Agricultural businesses are missing out on an average of £49,000 a year in tax relief, according to a leading tax specialist.

Data from HMRC shows the average claim in R&D tax credits in Wales is £58,000 a year with Welsh businesses claiming £170million across all sectors.

Tax specialist Karen McCann from Access2Funding points out that the agriculture, forestry and fishing industry contributed approximately £10.4billion to the UK economy in 2019.

What’s more, over the past five years it has become the fourth fastest growing sector in the UK, with the number of UK businesses in the sector growing 3.4 per cent per year between 2015 and 2020 to 14,774.

"Despite this, figures released by HMRC show that in the tax year 2019/2020, the industry received just £55million – or 0.7 per cent – of all the R&D tax credits provided by the government," she said.

“Whilst the UK has set a world-leading net zero target to end our contribution to greenhouse gas emissions by 2050, innovation has been present in the deployment of a wide range of low-carbon technologies within the agricultural sector.

"Furthermore, Brexit will continue to have an effect on the industry, meaning change and innovation is present with new machinery and techniques being developed constantly. This is reflected in the 15 per cent increase in the number of R&D tax credit claims for the agriculture, forestry and fishing sector in HMRC’s 2021 report.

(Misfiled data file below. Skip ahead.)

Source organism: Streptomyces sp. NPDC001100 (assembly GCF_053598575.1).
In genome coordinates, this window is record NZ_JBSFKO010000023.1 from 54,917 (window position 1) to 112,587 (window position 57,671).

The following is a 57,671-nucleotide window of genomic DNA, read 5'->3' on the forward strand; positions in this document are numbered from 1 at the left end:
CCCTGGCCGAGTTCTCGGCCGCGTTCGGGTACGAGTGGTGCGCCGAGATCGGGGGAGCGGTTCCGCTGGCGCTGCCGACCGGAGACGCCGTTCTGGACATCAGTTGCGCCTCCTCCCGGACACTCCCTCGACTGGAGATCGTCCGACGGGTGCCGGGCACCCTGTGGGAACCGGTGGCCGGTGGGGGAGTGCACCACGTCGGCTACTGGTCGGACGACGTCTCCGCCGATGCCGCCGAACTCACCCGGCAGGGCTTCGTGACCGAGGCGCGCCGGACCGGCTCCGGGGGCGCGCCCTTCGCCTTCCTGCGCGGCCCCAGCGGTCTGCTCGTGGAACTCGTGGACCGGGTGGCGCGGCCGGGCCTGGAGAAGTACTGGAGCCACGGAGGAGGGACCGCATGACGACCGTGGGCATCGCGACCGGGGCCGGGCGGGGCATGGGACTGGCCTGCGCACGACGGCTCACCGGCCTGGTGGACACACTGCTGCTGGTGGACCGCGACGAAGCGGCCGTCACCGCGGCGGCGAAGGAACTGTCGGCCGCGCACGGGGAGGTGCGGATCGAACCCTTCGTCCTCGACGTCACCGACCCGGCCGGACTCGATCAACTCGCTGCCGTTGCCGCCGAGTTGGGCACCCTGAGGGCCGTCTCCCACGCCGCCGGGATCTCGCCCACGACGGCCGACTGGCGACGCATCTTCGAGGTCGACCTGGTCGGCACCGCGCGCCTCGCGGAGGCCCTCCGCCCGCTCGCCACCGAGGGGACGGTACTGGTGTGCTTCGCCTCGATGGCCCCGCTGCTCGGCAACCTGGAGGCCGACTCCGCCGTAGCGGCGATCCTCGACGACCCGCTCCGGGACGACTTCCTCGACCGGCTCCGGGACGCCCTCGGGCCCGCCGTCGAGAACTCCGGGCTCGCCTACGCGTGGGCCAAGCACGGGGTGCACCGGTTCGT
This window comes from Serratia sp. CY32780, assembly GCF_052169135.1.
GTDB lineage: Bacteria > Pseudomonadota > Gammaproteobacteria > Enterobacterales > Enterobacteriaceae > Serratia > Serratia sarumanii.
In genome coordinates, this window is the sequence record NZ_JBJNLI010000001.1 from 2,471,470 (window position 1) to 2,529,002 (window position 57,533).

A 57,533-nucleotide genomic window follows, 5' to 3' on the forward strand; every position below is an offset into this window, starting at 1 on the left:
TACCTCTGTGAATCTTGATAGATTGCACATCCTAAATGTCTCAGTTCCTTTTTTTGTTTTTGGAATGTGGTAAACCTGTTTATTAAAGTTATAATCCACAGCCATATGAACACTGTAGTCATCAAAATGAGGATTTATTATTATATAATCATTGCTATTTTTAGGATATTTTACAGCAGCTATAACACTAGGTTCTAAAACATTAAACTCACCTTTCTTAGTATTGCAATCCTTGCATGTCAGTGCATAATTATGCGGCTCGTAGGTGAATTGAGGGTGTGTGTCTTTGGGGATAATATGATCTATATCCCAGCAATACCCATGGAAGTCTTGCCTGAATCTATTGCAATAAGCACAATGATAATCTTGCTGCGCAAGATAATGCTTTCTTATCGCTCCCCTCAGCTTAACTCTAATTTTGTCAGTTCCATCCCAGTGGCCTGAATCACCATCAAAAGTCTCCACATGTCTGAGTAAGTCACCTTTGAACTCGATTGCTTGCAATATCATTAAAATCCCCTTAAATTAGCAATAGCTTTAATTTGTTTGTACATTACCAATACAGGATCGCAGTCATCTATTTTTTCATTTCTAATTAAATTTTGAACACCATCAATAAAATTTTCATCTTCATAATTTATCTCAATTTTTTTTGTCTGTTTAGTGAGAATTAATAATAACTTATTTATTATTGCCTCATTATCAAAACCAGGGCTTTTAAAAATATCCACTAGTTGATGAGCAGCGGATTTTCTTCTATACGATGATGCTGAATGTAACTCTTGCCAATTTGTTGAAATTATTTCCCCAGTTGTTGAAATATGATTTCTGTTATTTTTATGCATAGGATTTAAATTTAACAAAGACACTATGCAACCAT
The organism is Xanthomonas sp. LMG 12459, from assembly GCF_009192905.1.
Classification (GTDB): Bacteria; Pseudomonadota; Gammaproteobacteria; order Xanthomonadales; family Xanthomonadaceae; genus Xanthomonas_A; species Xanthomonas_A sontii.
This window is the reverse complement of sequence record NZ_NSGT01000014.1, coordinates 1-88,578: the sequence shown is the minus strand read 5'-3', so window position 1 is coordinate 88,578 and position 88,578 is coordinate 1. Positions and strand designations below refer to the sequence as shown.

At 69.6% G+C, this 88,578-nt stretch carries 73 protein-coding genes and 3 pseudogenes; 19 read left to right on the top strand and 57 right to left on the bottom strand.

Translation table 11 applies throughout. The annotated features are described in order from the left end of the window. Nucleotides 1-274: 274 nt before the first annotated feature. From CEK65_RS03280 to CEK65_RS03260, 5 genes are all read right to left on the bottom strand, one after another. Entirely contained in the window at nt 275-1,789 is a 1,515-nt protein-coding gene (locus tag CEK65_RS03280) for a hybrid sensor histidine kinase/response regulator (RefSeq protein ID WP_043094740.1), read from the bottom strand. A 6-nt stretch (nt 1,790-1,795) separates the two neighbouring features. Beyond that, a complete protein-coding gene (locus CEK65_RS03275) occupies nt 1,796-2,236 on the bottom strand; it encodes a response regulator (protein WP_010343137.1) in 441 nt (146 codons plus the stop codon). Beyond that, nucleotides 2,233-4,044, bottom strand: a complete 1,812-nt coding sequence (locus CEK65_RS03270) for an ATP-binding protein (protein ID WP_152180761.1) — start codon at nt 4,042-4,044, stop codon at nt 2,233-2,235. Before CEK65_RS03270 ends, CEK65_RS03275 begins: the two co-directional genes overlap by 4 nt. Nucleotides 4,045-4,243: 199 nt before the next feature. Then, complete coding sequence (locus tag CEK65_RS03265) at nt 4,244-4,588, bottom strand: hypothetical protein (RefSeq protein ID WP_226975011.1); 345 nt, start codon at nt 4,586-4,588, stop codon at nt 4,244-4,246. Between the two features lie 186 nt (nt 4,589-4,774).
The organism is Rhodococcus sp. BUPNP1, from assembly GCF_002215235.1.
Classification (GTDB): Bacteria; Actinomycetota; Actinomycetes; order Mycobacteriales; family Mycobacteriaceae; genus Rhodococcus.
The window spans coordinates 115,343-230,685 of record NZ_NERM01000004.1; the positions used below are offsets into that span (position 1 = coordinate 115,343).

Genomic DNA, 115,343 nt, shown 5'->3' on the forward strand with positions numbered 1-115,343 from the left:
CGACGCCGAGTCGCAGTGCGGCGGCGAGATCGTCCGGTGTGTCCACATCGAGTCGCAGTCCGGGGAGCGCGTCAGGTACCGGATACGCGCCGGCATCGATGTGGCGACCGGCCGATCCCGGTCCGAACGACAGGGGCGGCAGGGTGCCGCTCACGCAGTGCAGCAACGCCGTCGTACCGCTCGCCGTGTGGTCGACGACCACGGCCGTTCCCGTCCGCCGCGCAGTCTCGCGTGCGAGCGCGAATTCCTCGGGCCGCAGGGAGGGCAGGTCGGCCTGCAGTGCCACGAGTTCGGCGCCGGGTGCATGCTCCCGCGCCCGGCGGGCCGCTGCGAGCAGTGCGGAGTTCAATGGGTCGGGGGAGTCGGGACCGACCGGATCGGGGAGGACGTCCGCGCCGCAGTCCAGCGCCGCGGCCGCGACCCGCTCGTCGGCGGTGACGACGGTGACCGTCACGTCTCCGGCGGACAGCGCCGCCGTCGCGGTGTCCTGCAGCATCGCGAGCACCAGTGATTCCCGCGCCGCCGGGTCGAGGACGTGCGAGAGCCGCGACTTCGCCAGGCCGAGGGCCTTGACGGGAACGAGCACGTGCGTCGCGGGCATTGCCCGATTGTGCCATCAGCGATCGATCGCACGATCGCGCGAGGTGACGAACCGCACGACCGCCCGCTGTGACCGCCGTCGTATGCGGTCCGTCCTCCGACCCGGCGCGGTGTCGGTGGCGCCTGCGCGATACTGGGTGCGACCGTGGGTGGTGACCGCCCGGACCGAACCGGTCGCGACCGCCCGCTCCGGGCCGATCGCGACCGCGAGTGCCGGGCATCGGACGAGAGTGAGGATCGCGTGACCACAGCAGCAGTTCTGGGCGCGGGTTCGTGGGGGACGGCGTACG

“With a total of 14,774 businesses in the UK agriculture, fishing and farming sector and only 1,120 making an R&D claim, this means there are almost 14,000 businesses that could be eligible for R&D tax credits, and ultimately, aren’t claiming.

"We hope to raise awareness of innovation within this sector and encourage businesses to consult a specialist to see if their work qualifies for R&D tax relief. The money received can be reinvested in staff, training and new projects."

In Wales there were a total of 2,940 claims across all sectors, totalling £170m. The average claim value was £58,000.

For further information on HMRC’s report and a breakdown of key takeaways, visit the website at